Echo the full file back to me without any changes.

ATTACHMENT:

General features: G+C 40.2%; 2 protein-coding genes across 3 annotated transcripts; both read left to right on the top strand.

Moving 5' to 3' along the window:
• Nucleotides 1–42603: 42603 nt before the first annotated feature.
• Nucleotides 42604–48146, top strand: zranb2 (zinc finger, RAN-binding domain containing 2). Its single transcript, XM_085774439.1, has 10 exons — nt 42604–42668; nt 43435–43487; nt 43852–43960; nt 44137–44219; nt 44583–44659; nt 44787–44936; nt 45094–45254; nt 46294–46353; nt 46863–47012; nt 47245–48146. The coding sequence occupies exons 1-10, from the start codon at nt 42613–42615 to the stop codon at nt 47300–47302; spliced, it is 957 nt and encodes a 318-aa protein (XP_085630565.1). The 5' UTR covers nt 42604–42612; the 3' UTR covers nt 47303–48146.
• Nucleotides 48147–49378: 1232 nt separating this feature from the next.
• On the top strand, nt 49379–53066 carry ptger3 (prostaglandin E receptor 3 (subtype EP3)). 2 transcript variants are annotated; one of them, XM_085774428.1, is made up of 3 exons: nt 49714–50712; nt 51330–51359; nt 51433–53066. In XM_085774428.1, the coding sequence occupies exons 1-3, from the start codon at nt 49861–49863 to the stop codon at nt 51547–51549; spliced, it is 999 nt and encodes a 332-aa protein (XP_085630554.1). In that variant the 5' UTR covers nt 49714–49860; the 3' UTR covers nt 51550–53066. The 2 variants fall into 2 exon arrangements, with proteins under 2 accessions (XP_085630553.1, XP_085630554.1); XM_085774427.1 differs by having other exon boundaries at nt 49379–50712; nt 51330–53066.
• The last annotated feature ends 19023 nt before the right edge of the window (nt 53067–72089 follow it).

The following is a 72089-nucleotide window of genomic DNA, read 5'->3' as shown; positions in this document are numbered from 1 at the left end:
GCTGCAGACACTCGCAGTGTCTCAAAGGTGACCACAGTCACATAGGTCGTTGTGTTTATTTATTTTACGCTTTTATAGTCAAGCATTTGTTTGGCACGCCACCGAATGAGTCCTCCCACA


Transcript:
General features: G+C 40.2%; 2 protein-coding genes across 3 annotated transcripts; both read left to right on the top strand.

Moving 5' to 3' along the window:
• Nucleotides 1–42603: 42603 nt before the first annotated feature.
• Nucleotides 42604–48146, top strand: zranb2 (zinc finger, RAN-binding domain containing 2). Its single transcript, XM_085774439.1, has 10 exons — nt 42604–42668; nt 43435–43487; nt 43852–43960; nt 44137–44219; nt 44583–44659; nt 44787–44936; nt 45094–45254; nt 46294–46353; nt 46863–47012; nt 47245–48146. The coding sequence occupies exons 1-10, from the start codon at nt 42613–42615 to the stop codon at nt 47300–47302; spliced, it is 957 nt and encodes a 318-aa protein (XP_085630565.1). The 5' UTR covers nt 42604–42612; the 3' UTR covers nt 47303–48146.
• Nucleotides 48147–49378: 1232 nt separating this feature from the next.
• On the top strand, nt 49379–53066 carry ptger3 (prostaglandin E receptor 3 (subtype EP3)). 2 transcript variants are annotated; one of them, XM_085774428.1, is made up of 3 exons: nt 49714–50712; nt 51330–51359; nt 51433–53066. In XM_085774428.1, the coding sequence occupies exons 1-3, from the start codon at nt 49861–49863 to the stop codon at nt 51547–51549; spliced, it is 999 nt and encodes a 332-aa protein (XP_085630554.1). In that variant the 5' UTR covers nt 49714–49860; the 3' UTR covers nt 51550–53066. The 2 variants fall into 2 exon arrangements, with proteins under 2 accessions (XP_085630553.1, XP_085630554.1); XM_085774427.1 differs by having other exon boundaries at nt 49379–50712; nt 51330–53066.
• The last annotated feature ends 19023 nt before the right edge of the window (nt 53067–72089 follow it).

The following is a 72089-nucleotide window of genomic DNA, read 5'->3' as shown; positions in this document are numbered from 1 at the left end:
GCTGCAGACACTCGCAGTGTCTCAAAGGTGACCACAGTCACATAGGTCGTTGTGTTTATTTATTTTACGCTTTTATAGTCAAGCATTTGTTTGGCACGCCACCGAATGAGTCCTCCCACA